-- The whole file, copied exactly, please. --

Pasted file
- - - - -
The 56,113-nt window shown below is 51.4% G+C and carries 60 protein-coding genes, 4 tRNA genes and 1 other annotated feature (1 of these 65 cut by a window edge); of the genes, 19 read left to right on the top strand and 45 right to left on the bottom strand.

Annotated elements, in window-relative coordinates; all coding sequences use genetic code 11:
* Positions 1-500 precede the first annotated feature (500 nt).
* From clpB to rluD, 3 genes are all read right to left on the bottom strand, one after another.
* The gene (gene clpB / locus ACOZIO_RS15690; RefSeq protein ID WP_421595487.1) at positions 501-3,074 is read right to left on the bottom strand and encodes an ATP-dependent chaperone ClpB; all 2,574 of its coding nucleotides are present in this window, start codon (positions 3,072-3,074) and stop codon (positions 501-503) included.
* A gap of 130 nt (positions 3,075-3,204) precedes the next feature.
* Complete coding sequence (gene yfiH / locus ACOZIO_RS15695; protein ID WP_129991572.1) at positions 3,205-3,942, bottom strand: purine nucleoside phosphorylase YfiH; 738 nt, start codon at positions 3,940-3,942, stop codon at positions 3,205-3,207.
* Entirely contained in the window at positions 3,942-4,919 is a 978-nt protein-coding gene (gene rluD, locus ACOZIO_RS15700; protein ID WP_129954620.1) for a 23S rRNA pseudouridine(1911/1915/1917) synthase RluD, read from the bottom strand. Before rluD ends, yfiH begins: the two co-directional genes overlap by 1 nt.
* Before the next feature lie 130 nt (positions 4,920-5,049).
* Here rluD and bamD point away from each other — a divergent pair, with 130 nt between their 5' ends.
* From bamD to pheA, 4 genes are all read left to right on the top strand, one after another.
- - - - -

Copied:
The 56,113-nt window shown below is 51.4% G+C and carries 60 protein-coding genes, 4 tRNA genes and 1 other annotated feature (1 of these 65 cut by a window edge); of the genes, 19 read left to right on the top strand and 45 right to left on the bottom strand.

Annotated elements, in window-relative coordinates; all coding sequences use genetic code 11:
* Positions 1-500 precede the first annotated feature (500 nt).
* From clpB to rluD, 3 genes are all read right to left on the bottom strand, one after another.
* The gene (gene clpB / locus ACOZIO_RS15690; RefSeq protein ID WP_421595487.1) at positions 501-3,074 is read right to left on the bottom strand and encodes an ATP-dependent chaperone ClpB; all 2,574 of its coding nucleotides are present in this window, start codon (positions 3,072-3,074) and stop codon (positions 501-503) included.
* A gap of 130 nt (positions 3,075-3,204) precedes the next feature.
* Complete coding sequence (gene yfiH / locus ACOZIO_RS15695; protein ID WP_129991572.1) at positions 3,205-3,942, bottom strand: purine nucleoside phosphorylase YfiH; 738 nt, start codon at positions 3,940-3,942, stop codon at positions 3,205-3,207.
* Entirely contained in the window at positions 3,942-4,919 is a 978-nt protein-coding gene (gene rluD, locus ACOZIO_RS15700; protein ID WP_129954620.1) for a 23S rRNA pseudouridine(1911/1915/1917) synthase RluD, read from the bottom strand. Before rluD ends, yfiH begins: the two co-directional genes overlap by 1 nt.
* Before the next feature lie 130 nt (positions 4,920-5,049).
* Here rluD and bamD point away from each other — a divergent pair, with 130 nt between their 5' ends.
* From bamD to pheA, 4 genes are all read left to right on the top strand, one after another.